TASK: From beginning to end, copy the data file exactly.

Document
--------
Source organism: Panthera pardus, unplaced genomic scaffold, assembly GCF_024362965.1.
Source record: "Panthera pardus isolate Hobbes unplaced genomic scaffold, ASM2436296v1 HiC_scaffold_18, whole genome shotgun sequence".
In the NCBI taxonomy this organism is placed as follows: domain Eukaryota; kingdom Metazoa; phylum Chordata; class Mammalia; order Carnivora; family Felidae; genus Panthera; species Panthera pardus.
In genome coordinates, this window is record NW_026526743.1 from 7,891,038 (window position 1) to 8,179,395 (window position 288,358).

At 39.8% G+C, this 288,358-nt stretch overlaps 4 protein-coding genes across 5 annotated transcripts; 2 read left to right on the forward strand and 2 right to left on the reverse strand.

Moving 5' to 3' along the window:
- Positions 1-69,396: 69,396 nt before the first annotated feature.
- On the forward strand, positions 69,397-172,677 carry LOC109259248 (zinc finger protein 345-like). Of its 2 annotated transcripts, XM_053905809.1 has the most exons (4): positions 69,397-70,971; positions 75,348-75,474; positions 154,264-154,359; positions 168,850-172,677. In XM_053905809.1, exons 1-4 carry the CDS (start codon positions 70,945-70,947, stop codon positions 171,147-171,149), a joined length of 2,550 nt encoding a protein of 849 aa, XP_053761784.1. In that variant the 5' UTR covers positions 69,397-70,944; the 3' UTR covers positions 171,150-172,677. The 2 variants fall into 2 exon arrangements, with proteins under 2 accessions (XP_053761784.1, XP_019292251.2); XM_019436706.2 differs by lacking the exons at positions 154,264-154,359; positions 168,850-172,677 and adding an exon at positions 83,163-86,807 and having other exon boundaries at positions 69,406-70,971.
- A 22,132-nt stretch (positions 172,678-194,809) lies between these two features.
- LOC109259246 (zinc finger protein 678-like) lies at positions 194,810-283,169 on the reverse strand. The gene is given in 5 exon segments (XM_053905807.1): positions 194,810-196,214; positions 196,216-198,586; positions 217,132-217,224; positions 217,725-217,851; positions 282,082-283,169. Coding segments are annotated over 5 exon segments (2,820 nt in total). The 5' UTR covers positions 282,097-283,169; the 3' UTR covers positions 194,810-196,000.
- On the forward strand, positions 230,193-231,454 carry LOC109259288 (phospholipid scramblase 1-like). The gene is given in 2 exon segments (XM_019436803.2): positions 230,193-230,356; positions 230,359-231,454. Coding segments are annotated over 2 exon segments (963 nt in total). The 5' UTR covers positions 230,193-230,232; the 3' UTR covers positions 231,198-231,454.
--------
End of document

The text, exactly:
Source organism: Panthera pardus, unplaced genomic scaffold, assembly GCF_024362965.1.
Source record: "Panthera pardus isolate Hobbes unplaced genomic scaffold, ASM2436296v1 HiC_scaffold_18, whole genome shotgun sequence".
In the NCBI taxonomy this organism is placed as follows: domain Eukaryota; kingdom Metazoa; phylum Chordata; class Mammalia; order Carnivora; family Felidae; genus Panthera; species Panthera pardus.
In genome coordinates, this window is record NW_026526743.1 from 7,891,038 (window position 1) to 8,179,395 (window position 288,358).

At 39.8% G+C, this 288,358-nt stretch overlaps 4 protein-coding genes across 5 annotated transcripts; 2 read left to right on the forward strand and 2 right to left on the reverse strand.

Moving 5' to 3' along the window:
- Positions 1-69,396: 69,396 nt before the first annotated feature.
- On the forward strand, positions 69,397-172,677 carry LOC109259248 (zinc finger protein 345-like). Of its 2 annotated transcripts, XM_053905809.1 has the most exons (4): positions 69,397-70,971; positions 75,348-75,474; positions 154,264-154,359; positions 168,850-172,677. In XM_053905809.1, exons 1-4 carry the CDS (start codon positions 70,945-70,947, stop codon positions 171,147-171,149), a joined length of 2,550 nt encoding a protein of 849 aa, XP_053761784.1. In that variant the 5' UTR covers positions 69,397-70,944; the 3' UTR covers positions 171,150-172,677. The 2 variants fall into 2 exon arrangements, with proteins under 2 accessions (XP_053761784.1, XP_019292251.2); XM_019436706.2 differs by lacking the exons at positions 154,264-154,359; positions 168,850-172,677 and adding an exon at positions 83,163-86,807 and having other exon boundaries at positions 69,406-70,971.
- A 22,132-nt stretch (positions 172,678-194,809) lies between these two features.
- LOC109259246 (zinc finger protein 678-like) lies at positions 194,810-283,169 on the reverse strand. The gene is given in 5 exon segments (XM_053905807.1): positions 194,810-196,214; positions 196,216-198,586; positions 217,132-217,224; positions 217,725-217,851; positions 282,082-283,169. Coding segments are annotated over 5 exon segments (2,820 nt in total). The 5' UTR covers positions 282,097-283,169; the 3' UTR covers positions 194,810-196,000.
- On the forward strand, positions 230,193-231,454 carry LOC109259288 (phospholipid scramblase 1-like). The gene is given in 2 exon segments (XM_019436803.2): positions 230,193-230,356; positions 230,359-231,454. Coding segments are annotated over 2 exon segments (963 nt in total). The 5' UTR covers positions 230,193-230,232; the 3' UTR covers positions 231,198-231,454.